Water is water, isn’t it? Water itself is good but when someone says you have hard water, you may be left scratching your head trying to figure out what that means. When there is an abundance of minerals, deposits can form. Unfortunately, this can damage the pipes and become costly over time. So, what’s the difference between hard and soft water?
Water is considered hard water when is contains a considerable amount of dissolved minerals, such as calcium and magnesium. If your water is hard, you may notice the following tell-tale signs:
- Spots on dishes and glassware
- Soap scum in the bathtub
- Lime buildup on shower heads
There are a variety of ways to test water hardness that range from purchasing an at-home test kit to hiring a plumbing specialist. You can DIY it and perform a water test with only an empty bottle, dish soap and tap water.
Since hard water can cause a myriad of problems including:
- Stained sinks and tubs
- Damage to water-utilizing appliances
- Clogged pipes
Eventually, you may need to replace your pipes or appliances due to the ongoing damage effects of hard water.
In contrast, soft water has little to no trace of mineral deposits. Soft water occurs naturally or is the result of water treatments. Soft water allows soap and detergents to work more effectively, but is not always the best choice for drinking. Water softened by treatment usually tastes salty due to the dissolution of sodium during the treatment process.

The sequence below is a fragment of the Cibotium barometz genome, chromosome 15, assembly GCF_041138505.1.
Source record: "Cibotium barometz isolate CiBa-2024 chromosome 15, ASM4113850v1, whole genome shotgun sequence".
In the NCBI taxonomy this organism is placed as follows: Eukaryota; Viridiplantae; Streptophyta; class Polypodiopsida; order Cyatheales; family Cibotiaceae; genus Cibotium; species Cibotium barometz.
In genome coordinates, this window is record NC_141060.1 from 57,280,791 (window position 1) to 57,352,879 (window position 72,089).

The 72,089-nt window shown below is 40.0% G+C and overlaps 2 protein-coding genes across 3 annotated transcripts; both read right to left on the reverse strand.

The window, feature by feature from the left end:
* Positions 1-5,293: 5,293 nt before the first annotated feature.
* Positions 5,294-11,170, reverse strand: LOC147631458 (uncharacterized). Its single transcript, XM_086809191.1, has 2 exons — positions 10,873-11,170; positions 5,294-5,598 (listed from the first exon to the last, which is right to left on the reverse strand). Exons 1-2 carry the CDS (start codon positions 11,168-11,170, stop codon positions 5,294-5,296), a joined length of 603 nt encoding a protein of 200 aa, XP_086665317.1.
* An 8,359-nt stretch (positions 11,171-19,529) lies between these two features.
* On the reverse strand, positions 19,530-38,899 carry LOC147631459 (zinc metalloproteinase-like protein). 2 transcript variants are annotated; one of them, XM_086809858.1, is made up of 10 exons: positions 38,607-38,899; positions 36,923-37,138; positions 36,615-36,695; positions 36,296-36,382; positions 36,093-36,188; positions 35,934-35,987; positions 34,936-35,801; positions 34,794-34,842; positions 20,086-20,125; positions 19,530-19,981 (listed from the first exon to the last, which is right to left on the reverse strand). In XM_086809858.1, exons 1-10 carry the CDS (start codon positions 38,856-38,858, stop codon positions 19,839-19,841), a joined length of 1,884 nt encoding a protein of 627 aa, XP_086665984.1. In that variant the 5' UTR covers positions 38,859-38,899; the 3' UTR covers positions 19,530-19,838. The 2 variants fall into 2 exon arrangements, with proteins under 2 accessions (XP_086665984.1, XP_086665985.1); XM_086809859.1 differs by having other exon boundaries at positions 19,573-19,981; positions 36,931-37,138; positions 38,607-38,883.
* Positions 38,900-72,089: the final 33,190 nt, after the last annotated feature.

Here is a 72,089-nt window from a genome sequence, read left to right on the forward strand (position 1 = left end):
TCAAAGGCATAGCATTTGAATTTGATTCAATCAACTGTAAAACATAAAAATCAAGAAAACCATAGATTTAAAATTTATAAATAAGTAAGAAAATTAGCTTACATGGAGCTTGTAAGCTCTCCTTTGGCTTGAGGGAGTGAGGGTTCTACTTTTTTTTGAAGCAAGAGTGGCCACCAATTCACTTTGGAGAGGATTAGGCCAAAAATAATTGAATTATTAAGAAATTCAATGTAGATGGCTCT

Disadvantages of Hard Water
Since the high levels of minerals in hard water cause white scale buildup, it leaves deposits on almost every surface it touches. These contaminants can cause your laundry to feel scratchy. Hard water can also dry out your skin and cause your hair to lose its luster.
In addition, hard water may also cause other cleaning products to lose their effectiveness, leaving a filmy residue behind.
Hard water can also cause mineral buildup in your appliances, such as a water heater. And when this occurs, it may cause your water heater to lose efficiency. What does this mean for you? Higher energy bills and a shorter life span of your water heater, as well as any other appliances that use water.
What do Water Softeners do?
Most water softening treatments replace the magnesium and calcium ions with sodium ions. If you’re water is considerably hard, you may want to consider water softening treatments. They come in a variety of models; some that fit specifically over the faucet to whole-house softeners.
If you suspect that your home has hard water, enlist the help of your local Bloomington Indiana Roto Rooter plumber. We can assess the mineral levels in your water and discuss which treatment options are best. Call to schedule an appointment today.